BUD SELIG: Thank you, Harold. And good evening everybody. I was trying to do a little rain dance, to make sure the rain stops. I've had many years ago of doing that, as a few of you know. Hopefully we will start on time tonight. The Roberto Clemente Award is given annually in Roberto's honor to the baseball player who combines outstanding skills on the baseball field and dedicated work in the community. Roberto Clemente's passion for the game of baseball, and his commitment in making a difference in the lives of those in need, transcend time and continue to have an impact to this day. This year's winner is Edgar Martinez. I congratulate him for his outstanding and record-setting baseball career, but frankly more importantly for the support both he and his wife, Holli, have provided to the Seattle community. Edgar and Holli have given back in numerous ways throughout the years, contributing countless hours, funds and resources to charitable organizations and programs that have had a positive impact on children and families throughout the Pacific Northwest. Since 2001 much of Edgar and Holli's efforts have been devoted to the Parent Project Muscular Dystrophy. The couple has been instrumental in helping raise funds and awareness for muscular dystrophy. In recognition of his community service and selection as a 2004 Roberto Clemente Award recipient, Edgar will receive a $25,000 donation from John Hancock financial services, which will be given to the charity of his choice, Parent Project Muscular Dystrophy. John Hancock will also make a $30,000 contribution in Edgar Martinez's name to the Roberto Clemente Sports City in Puerto Rico. I'd like to thank John Hancock Financial Services for its continued support of Major League Baseball and the Roberto Clemente Award, and these extremely generous and charitable donations. And I'd also like to thank the Clementes, Luis and Roberto, Jr., for their continued support in the great legacy of their father. And I'd like to close, on the last Saturday night of the season I was in Seattle when Edgar and his wife, Holli, were honored, and I've been in this sport for almost 40 years and I don't think I've ever seen a night where there was more love and affection shown to a player. And it was obvious to me that as great a player as Edgar Martinez has been on the field, he's been a greater human being off the field.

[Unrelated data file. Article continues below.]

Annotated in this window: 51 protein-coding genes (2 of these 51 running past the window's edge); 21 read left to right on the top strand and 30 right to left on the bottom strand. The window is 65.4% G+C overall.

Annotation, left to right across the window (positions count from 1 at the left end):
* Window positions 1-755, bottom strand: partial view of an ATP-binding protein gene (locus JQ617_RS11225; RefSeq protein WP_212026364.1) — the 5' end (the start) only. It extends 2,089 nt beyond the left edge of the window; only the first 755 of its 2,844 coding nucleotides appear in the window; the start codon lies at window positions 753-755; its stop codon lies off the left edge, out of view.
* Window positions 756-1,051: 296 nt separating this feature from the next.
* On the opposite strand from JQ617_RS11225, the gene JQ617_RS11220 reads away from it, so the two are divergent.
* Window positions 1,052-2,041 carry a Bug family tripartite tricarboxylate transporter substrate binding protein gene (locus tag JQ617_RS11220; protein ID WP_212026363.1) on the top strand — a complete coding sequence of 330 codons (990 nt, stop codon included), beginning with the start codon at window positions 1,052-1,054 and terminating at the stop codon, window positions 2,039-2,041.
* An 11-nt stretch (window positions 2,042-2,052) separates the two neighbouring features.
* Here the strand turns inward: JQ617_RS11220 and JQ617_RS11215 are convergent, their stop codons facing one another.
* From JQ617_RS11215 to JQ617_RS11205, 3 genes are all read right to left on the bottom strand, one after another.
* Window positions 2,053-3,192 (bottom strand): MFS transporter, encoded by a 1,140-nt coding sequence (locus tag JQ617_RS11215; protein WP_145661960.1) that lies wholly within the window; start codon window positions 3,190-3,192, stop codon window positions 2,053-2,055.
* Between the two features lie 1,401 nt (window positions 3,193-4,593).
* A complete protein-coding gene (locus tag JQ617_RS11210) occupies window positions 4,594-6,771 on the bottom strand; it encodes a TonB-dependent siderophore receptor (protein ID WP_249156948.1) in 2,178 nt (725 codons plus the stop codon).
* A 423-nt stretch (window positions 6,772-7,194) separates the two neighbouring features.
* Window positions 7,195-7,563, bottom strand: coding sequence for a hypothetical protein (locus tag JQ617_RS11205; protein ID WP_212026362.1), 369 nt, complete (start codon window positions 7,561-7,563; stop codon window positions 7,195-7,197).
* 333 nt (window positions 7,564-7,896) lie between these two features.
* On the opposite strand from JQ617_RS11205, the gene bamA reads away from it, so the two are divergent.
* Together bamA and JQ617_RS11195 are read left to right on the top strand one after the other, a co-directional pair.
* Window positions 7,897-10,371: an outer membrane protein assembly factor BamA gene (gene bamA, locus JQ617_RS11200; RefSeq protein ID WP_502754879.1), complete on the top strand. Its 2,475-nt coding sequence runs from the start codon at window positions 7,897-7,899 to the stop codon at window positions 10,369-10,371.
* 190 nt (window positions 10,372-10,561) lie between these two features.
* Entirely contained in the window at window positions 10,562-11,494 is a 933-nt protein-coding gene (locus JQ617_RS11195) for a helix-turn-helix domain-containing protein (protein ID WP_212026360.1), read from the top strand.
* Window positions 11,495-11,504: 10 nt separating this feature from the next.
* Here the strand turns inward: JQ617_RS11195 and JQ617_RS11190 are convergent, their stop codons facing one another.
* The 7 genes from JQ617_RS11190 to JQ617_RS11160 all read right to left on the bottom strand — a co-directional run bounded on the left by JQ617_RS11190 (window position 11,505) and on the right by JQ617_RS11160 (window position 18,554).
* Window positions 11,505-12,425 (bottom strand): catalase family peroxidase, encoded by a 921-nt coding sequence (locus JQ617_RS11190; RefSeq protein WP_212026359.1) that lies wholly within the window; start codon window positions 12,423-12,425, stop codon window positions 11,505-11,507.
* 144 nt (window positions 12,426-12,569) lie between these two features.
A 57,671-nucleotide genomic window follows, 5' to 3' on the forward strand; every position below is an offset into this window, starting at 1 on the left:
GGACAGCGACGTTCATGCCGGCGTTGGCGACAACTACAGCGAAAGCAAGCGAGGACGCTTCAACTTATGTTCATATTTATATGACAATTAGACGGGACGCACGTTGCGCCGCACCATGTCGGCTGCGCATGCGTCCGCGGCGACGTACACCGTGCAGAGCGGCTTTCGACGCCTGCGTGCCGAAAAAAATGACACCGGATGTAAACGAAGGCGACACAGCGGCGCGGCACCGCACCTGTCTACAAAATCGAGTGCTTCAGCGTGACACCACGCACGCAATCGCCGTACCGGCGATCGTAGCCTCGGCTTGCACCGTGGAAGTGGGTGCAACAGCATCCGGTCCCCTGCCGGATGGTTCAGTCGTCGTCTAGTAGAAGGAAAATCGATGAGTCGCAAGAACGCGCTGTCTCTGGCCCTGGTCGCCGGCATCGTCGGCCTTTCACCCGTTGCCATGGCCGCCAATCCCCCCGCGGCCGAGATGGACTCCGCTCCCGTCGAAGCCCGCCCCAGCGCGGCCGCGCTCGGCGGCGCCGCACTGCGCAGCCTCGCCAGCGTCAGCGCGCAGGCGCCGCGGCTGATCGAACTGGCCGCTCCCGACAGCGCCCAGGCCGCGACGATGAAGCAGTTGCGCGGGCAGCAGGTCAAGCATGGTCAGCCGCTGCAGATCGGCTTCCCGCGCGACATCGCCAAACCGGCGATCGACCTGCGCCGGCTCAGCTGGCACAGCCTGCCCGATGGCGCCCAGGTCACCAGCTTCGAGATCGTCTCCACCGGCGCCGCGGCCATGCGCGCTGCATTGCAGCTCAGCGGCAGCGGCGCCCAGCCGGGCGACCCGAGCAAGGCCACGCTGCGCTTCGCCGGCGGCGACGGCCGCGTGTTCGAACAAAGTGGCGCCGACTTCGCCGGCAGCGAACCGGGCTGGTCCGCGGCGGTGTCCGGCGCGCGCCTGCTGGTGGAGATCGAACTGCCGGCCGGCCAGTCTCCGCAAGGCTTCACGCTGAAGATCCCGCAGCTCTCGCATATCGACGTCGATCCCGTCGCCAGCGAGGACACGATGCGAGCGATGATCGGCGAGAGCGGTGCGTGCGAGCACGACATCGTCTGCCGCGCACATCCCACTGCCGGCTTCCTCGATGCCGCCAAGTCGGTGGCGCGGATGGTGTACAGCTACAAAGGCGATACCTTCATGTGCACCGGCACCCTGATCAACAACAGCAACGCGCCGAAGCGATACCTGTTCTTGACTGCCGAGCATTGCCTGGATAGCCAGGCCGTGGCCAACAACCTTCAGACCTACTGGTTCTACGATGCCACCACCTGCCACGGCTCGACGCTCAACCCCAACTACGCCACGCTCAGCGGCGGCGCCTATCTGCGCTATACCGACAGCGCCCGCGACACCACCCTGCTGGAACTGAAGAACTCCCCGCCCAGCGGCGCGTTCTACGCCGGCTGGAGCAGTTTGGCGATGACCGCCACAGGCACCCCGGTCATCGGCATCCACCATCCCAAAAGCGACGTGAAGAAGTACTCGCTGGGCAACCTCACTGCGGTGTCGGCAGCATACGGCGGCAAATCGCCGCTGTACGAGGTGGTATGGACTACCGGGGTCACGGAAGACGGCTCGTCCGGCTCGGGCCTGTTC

HAROLD REYNOLDS: Thank you, Commissioner Next to Edgar's right is Roberto Clemente, Jr. Roberto is 39, his father was 38 when he passed away. He was on a humanitarian trip to take goods to Nicaragua when his plane went down. This December 31st Roberto, Jr. is going to complete that trip. He's going back to Nicaragua. It's called Flight For Freedom. He's going to go back and complete his dad's mission. I'm going to turn it over to him.